Firefox 4.0 is still a bit away from final release, but the time to think about switching is now. The Mozilla Project is releasing Firefox 4.0 beta 6 this week, and the current builds are really good. Why switch? I'll give you five excellent reasons to jump on the 4.0 train today.
One of the great things about open source development is that you don't have to wait for the final product to ship to get your hands on it. Case in point, I've been running development builds of the Firefox 4.0 series off and on for weeks. You can too, if you don't mind some rapid changes and possible instability.
Firefox 4.0 is on its 5th beta at the moment, with the 6th beta planned for the end of September and the final release tentatively scheduled for November.
Learning to Fly
Getting Firefox 4 betas onto your system is pretty easy. The Mozilla Project makes tarballs available with Firefox builds for Linux on the beta page. Just download, uncompress (
tar -jxvf firefox-4.0b5.tar.bz2), and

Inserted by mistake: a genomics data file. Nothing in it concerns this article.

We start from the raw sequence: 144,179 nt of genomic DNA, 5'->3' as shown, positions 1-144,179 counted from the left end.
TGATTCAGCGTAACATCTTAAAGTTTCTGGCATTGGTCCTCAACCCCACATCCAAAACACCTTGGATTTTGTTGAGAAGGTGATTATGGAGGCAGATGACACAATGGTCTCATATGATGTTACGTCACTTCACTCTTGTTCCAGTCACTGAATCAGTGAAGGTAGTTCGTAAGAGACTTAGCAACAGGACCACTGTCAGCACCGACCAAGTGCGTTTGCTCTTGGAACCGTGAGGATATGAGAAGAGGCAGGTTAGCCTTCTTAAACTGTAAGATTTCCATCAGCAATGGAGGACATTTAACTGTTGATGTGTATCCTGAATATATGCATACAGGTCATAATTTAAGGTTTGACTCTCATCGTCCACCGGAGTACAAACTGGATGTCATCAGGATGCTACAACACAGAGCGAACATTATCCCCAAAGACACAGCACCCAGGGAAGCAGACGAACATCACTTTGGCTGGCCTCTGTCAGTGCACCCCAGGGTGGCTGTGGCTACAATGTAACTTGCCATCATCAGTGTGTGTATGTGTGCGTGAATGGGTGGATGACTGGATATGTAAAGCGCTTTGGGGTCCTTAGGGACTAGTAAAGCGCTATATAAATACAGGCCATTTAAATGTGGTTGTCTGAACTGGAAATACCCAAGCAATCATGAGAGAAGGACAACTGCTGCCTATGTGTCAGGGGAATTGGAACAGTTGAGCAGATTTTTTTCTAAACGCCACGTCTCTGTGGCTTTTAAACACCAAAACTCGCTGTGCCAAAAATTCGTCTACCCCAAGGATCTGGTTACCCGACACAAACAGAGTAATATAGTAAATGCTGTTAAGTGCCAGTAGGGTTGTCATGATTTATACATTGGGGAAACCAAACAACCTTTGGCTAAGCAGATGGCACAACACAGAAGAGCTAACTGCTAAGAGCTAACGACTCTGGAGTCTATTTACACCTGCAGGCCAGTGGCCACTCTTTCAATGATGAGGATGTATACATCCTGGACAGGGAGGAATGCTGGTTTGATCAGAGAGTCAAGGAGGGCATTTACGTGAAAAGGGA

cd to the
firefox directory and run
./firefox. The only problem is that Mozilla only makes 32-bit versions via the beta page. You might be able to find 64-bit Linux versions on the nightly page, though.
You might also want to have Firefox as a native package for your distribution rather than just the tarball. For the major distros, this shouldn't be hard at all.
Ubuntu and Linux Mint users can add the ubuntu-mozilla-daily repository for Lucid like so:
sudo add-apt-repository ppa:ubuntu-mozilla-daily/ppa ; sudo apt-get update ; sudo apt-get install firefox-4.0 firefox-4.0-gnome-support
Note that the last package (
firefox-4.0-gnome-support) is optional, but a good idea if you're running GNOME.
The openSUSE Project has the mozilla:beta repos for users who want to track the Firefox betas for openSUSE.
Whatever you do, be sure to make a backup of your Firefox profile before running Firefox 4.0 betas. I've switched back and forth without any problems, but there's always a chance that it could eat your profile for lunch. Better to be safe than sorry, and all that. To back up your profile, just run